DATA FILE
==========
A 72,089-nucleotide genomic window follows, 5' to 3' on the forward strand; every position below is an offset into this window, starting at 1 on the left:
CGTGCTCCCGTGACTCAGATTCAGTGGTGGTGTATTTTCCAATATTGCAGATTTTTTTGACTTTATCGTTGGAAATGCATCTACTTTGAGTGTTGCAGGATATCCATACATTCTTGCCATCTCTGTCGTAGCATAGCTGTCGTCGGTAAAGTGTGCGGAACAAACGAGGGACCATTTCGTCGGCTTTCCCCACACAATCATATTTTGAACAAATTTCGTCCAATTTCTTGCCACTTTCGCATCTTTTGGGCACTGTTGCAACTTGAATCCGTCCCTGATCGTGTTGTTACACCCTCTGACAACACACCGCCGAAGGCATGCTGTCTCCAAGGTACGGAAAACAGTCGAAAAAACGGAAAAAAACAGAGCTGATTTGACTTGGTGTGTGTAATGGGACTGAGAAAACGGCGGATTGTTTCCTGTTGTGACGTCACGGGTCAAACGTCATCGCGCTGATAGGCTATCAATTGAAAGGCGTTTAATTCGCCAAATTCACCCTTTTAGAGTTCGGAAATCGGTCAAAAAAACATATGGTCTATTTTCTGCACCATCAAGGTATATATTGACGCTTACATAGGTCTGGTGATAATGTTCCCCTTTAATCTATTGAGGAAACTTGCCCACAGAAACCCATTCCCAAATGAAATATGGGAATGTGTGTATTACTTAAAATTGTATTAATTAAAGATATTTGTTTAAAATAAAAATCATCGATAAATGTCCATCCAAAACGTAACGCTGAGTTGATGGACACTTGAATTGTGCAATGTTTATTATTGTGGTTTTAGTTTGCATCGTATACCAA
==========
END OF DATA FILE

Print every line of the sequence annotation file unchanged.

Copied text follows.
A 72,089-nucleotide genomic window follows, 5' to 3' on the forward strand; every position below is an offset into this window, starting at 1 on the left:
CGTGCTCCCGTGACTCAGATTCAGTGGTGGTGTATTTTCCAATATTGCAGATTTTTTTGACTTTATCGTTGGAAATGCATCTACTTTGAGTGTTGCAGGATATCCATACATTCTTGCCATCTCTGTCGTAGCATAGCTGTCGTCGGTAAAGTGTGCGGAACAAACGAGGGACCATTTCGTCGGCTTTCCCCACACAATCATATTTTGAACAAATTTCGTCCAATTTCTTGCCACTTTCGCATCTTTTGGGCACTGTTGCAACTTGAATCCGTCCCTGATCGTGTTGTTACACCCTCTGACAACACACCGCCGAAGGCATGCTGTCTCCAAGGTACGGAAAACAGTCGAAAAAACGGAAAAAAACAGAGCTGATTTGACTTGGTGTGTGTAATGGGACTGAGAAAACGGCGGATTGTTTCCTGTTGTGACGTCACGGGTCAAACGTCATCGCGCTGATAGGCTATCAATTGAAAGGCGTTTAATTCGCCAAATTCACCCTTTTAGAGTTCGGAAATCGGTCAAAAAAACATATGGTCTATTTTCTGCACCATCAAGGTATATATTGACGCTTACATAGGTCTGGTGATAATGTTCCCCTTTAATCTATTGAGGAAACTTGCCCACAGAAACCCATTCCCAAATGAAATATGGGAATGTGTGTATTACTTAAAATTGTATTAATTAAAGATATTTGTTTAAAATAAAAATCATCGATAAATGTCCATCCAAAACGTAACGCTGAGTTGATGGACACTTGAATTGTGCAATGTTTATTATTGTGGTTTTAGTTTGCATCGTATACCAA